Tindel Livestock Market Pete Clemons, Mgr. Phone RO 3-3127
Auctions Every Monday OKEECHOBEE, FLA.
Claud Tindel, Mgr. e Phone 263-2671
GRACEVILLE, FLA. Gadsden County Livestock Market
Auctions Every Wednesday
Kissimmee Livestock Market Wayne Henry, Mgr. Phone MA 7-8627
Auctions Every Wednesday QUINCY, FLA.
Kenneth Caldwell, Mgr. o 847-3521 Interstate Livestock Auction Market, Inc.
KISSIMMEE, FLA. Sale every Tuesday 10:00 a.m.
Columbia Livestock Market Special Dairy Sale every other Friday
Auction Every Thursday Phones 689-2424, 689-5995
Terry McDavid, Mgr., Ph. 752-1874 G.H. Robison, President
Night 752-3022 SEFFNER, FLA.
LAKE CITY, FLA. Hardee Livestock Market, Inc.
Cattlemen's Livestock Markets Jack uctns Every Thursday WEATHER PROTECTION for feedlot
LAKELAND and TAMPA, FLA. Duncan, Mgr. F Phone PR 3.9747 cattle features the galvanized steel Ple
WAUCHULA, FLA. sheds developed by Moncrief Leneir
Suwannee Valley Livestock Market Sumter County Farmers Market Manufacturing Company of HOutOD,
Auctions Every Wednesday Auctions Every Tuesday Texas. This scene shows the NeuOff
Mrs. O'Neal Boatright Ph. FO 2-1702 Lamar Hall Ph. SYcamore 3-2021 Brothers Company of Dallas fed1l
LIVE OAK, FLA. WEBSTER, FLORIDA where an average of 24,000 head are fed
daily. Framework for the sheds are 0f
For Further Information about Florida Livestock Auction Markets, Contact tubular steel posts based in concrete, With angle iron purloins, covered by Hi.Cor
Florida Association of Livestock Markets custom-length galvanized steel shets,
company spokesmep said.
Affiliated with the Certified Livestock Market Association 41 Livestock Exchange Building, Kissimmee, Florida 32741 10 The Florida Cattle'




BULLETIN!
Research reports greater returns of $27.59 gross and $19.35
net per steer when $8.24 worth of "Blackstrap Molasses" was
fed as supplement to pasture for 206 days.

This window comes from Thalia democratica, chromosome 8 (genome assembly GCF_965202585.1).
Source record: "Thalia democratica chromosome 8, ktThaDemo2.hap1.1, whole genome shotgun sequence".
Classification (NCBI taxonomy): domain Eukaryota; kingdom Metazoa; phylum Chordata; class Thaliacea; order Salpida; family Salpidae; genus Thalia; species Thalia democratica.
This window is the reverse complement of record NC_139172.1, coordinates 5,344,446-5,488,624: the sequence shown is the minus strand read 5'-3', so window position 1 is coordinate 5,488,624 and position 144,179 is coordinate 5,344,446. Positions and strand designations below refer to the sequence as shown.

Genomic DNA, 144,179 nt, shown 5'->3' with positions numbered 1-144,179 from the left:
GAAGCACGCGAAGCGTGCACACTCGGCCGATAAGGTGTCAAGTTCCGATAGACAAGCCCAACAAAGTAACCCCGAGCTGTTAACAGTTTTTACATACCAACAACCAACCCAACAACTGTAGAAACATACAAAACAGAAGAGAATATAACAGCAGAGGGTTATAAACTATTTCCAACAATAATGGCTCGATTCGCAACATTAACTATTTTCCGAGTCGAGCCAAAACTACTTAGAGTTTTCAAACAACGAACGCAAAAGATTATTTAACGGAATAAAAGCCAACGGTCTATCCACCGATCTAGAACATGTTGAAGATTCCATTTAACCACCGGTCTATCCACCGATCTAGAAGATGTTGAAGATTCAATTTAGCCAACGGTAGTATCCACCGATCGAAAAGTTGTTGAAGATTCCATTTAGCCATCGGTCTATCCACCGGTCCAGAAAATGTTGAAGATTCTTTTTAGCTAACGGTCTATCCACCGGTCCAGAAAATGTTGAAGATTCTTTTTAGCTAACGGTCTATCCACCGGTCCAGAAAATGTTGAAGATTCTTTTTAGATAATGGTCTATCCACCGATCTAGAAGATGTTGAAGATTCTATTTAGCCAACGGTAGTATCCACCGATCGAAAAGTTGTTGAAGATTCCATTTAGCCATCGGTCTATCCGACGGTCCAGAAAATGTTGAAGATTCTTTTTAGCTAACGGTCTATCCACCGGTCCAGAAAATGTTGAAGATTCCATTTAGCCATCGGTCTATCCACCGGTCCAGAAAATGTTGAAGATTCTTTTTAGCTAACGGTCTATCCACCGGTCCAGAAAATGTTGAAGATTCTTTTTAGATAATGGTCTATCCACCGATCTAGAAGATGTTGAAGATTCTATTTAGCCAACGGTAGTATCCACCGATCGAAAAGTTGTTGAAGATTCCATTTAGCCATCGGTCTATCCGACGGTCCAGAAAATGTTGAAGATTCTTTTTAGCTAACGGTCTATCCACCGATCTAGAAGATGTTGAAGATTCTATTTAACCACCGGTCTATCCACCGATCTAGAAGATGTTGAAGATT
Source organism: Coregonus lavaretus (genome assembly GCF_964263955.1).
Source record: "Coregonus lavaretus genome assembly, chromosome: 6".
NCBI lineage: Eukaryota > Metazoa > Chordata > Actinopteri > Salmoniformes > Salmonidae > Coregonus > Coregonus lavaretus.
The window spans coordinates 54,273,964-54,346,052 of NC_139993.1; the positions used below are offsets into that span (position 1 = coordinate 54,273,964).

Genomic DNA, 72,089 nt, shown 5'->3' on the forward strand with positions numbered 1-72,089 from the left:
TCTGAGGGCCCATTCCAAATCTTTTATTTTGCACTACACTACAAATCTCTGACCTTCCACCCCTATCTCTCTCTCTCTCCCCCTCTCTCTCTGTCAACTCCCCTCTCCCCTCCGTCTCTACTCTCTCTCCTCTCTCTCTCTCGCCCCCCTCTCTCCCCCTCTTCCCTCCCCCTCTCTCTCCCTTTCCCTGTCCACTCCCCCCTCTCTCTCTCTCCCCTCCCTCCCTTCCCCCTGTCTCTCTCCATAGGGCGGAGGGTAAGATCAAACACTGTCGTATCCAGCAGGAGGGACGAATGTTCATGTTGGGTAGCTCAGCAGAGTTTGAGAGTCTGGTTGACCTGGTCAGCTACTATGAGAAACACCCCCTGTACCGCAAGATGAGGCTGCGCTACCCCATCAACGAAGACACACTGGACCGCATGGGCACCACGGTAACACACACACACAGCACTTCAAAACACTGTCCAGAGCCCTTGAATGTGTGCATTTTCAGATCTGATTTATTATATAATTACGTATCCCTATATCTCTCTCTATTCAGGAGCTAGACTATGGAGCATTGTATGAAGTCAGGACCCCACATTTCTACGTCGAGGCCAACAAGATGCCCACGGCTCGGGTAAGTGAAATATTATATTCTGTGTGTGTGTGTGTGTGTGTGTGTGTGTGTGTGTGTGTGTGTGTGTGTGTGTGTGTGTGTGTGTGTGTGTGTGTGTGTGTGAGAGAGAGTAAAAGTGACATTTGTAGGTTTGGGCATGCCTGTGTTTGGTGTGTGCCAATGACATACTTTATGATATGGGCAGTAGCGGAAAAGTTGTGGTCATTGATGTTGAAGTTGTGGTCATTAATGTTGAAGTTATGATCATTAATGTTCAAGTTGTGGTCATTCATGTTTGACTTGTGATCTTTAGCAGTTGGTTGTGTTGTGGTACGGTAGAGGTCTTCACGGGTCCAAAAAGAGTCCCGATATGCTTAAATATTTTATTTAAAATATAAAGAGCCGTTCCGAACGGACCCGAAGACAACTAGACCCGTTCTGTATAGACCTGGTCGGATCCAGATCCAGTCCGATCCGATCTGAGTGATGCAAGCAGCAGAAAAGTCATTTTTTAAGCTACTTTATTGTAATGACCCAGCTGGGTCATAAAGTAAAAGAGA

Mr. Cattleman You, too, can increase your steer
grass fattening potential with...
USSC's Heavy or Fortified
Blackstrap Molasses
Everglades Experiment Station mimeo report Utility for the control group.
EES65-16 of February 1965, reporting on the 4) When sold on a grade and yield basis the
above research project, indicates the following average carcass selling price was $163.06 comresults when 12 steers were fed four pounds per pared to $135.47 for the control group, a differday of USSC's HEAVY BLACKSTRAP MOLASSES for ence of $27.59 or $19.35 greater net return per 206 days, as supplement to St. Augustine grass steer after deducting $8.24 as the actual delivered with high protein content, when compared with 12 cost of the molasses. Starting value per head was comparable steers on similar pasture conditions $115.26, compared to $115.94 for control group. without supplement: 5) The average calculated equivalent net
1) Increased average daily gain of 0.35 lbs. liveweight selling price of the steers was $18.41 2) Higher dressing percentage of 56.55% for the group receiving molasses compared with versus 52.68%. $16.53 for the control group, a difference of $1.88
cwt. OBVIOUSLY THE HIGHER DRESSING PER3) Significantly higher grades, with one U.S. CENTAGE AND HIGHER GRADES HAD GREATER Good, nine U.S. Standard, and two U.S. Utility INFLUENCE ON THE NET RETURNS THAN DID THE compared with eight U.S. Standard and four U.S. INCREASED DAILY GAINS.